try {...}
block with a finally clause. This makes sure that the zip file is closed, even if an exception is thrown.

If you lookup the ZipFile class in the JDK documentation, you will see that

entries()
returns Enumeration. "The Enumeration interface provides a simple and consistent way to loop through all of the elements contained within some kind of object or data structure." [1]

To determine if there are more elements available, you call

Enumeration.hasMoreElements()
. To get the next available element, you call
Enumeration.nextElement()
, which returns Object, which you have to cast to the class that you need. Also, you can only loop through an Enumeration once; there is no way to go back to the beginning. That is why in ZipView, I declared "entries" in the initialization part of the
for(;;)
loop. When the loop is done, "entries" is not useful, so I might as well let the garbage collector have it.

JAR contents

Jar files are zip files with a manifest, which contains meta-information about the jar and the files in the jar. So, getting the table of contents of a jar file works like getting the table of contents of a zip file; but instead of the ZipFile and ZipEntry classes, you use the JarFile and JarEntry classes, which are contained in package java.util.jar. (You actually can use the zip classes, but you won't have access to the manifest.) Here is an example program, JarView, that gets the table of contents of a jar file and displays it. Sample output is here.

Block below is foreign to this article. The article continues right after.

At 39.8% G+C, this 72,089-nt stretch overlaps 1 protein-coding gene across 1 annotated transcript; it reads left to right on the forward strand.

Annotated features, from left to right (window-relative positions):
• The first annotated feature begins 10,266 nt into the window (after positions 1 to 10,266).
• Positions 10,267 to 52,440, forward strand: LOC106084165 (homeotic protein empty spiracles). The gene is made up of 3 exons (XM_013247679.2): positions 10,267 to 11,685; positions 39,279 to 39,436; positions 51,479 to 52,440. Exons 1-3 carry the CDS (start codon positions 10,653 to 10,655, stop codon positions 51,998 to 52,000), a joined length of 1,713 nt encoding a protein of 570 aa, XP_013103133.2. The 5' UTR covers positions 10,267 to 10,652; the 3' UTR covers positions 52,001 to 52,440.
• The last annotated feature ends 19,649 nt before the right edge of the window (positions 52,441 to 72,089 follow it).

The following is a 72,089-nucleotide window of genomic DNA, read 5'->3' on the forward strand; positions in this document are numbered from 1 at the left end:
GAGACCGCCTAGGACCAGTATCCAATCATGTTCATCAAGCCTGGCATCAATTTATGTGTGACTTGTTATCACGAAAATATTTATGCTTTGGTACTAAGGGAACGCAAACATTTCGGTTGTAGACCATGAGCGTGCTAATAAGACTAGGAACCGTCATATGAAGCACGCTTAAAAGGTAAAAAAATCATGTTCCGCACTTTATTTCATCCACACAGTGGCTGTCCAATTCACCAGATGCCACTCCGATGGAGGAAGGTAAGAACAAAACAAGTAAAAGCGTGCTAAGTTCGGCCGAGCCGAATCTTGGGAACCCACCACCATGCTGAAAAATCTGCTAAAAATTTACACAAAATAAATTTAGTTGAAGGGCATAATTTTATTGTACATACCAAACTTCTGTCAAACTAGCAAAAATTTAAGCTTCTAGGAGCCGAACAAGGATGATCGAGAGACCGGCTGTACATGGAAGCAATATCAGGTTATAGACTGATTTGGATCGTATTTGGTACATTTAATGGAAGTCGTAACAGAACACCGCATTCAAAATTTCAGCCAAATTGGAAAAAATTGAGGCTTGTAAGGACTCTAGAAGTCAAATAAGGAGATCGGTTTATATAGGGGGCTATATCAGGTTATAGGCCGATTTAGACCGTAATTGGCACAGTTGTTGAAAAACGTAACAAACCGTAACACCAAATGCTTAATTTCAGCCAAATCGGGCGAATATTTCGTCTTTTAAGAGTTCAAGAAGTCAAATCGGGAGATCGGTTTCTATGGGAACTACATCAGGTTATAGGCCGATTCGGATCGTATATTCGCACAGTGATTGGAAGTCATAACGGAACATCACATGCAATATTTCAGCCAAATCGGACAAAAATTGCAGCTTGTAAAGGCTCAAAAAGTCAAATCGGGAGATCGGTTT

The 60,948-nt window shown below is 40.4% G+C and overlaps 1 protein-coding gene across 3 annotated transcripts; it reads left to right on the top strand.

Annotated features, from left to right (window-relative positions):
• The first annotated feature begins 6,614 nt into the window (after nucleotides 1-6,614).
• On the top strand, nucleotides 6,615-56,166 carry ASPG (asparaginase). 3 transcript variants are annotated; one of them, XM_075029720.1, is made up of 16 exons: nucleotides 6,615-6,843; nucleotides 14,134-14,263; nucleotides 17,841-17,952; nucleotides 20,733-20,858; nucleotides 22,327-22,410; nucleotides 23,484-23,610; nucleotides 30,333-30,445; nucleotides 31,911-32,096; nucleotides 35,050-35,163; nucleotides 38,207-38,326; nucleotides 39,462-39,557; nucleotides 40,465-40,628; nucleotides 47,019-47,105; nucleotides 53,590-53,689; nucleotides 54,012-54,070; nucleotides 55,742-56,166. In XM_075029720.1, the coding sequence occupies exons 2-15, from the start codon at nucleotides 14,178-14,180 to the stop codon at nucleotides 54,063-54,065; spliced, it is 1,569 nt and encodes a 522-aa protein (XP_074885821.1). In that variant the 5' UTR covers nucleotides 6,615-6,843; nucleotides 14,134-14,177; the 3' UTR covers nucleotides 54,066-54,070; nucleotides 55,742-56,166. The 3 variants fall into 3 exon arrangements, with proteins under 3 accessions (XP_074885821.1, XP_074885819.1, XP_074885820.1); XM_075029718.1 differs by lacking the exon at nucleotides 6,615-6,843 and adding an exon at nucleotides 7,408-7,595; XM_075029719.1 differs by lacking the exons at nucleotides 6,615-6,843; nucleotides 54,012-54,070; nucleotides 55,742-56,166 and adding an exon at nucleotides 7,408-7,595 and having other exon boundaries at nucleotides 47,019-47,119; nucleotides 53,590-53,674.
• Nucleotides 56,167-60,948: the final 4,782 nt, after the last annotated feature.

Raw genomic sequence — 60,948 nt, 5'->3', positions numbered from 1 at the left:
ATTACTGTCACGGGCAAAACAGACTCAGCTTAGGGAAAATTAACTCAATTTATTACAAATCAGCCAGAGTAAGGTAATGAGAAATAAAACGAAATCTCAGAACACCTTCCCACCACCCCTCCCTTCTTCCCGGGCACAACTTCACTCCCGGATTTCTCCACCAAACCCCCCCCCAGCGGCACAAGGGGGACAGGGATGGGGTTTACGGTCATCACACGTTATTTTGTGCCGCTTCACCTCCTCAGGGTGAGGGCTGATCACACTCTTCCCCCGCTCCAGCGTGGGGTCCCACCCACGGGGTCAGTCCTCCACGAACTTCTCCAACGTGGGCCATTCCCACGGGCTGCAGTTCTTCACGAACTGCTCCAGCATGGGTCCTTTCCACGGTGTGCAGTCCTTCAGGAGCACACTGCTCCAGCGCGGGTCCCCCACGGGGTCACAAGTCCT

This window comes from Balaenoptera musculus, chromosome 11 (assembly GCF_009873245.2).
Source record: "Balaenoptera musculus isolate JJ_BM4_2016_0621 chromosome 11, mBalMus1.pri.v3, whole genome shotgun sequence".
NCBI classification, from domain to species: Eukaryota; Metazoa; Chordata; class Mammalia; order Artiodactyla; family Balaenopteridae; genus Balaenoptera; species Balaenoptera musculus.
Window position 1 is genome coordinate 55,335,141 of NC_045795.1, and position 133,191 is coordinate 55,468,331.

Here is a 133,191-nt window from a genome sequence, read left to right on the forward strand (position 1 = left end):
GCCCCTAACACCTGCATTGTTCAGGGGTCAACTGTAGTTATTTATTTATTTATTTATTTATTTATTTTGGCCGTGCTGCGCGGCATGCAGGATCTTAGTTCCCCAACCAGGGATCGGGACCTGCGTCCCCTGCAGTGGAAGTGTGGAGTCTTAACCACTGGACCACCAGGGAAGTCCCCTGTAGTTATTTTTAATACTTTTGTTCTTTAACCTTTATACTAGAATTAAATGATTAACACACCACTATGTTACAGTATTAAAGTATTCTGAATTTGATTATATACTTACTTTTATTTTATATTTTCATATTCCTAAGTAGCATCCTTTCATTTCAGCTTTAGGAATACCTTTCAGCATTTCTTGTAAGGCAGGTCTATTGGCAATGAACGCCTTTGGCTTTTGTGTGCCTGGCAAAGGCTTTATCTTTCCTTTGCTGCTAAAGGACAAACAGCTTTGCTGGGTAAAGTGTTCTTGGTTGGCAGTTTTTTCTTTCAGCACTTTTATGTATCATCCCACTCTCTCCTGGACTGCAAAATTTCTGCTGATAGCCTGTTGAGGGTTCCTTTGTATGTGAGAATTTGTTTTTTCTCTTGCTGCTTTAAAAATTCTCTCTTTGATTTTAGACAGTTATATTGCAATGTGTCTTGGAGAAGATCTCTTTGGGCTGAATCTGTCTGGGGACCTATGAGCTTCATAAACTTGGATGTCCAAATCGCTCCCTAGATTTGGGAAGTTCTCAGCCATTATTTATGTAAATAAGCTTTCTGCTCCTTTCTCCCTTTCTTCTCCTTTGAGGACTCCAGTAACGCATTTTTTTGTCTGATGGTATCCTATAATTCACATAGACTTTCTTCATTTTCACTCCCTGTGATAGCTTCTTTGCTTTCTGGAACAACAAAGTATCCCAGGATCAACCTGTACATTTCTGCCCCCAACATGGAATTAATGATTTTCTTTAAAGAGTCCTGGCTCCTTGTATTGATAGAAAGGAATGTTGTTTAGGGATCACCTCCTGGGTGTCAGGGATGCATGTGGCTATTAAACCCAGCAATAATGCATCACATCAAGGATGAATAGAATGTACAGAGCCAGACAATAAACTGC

JAR manifest

Getting the manifest of a jar file (without extracting it as a file) is slightly more difficult than getting the table of contents. This is because you have to get the manifest attributes and the manifest entries, which themselves have attributes, and because you have to you use the new collection interfaces, which are somewhat more complex than the Enumeration interface in JDK 1.1. In addition to the JarFile class, you use the Manifest and Attributes classes, which are contained in package java.util.jar, and you use the Map, Map.Entry, Set, and Iterator interfaces, which are contained in package java.util. Here is an example program, JarManifest, that gets the manifest of a jar file and displays it. Sample output is here.

The algorithm for JarManifest is fairly straightforward: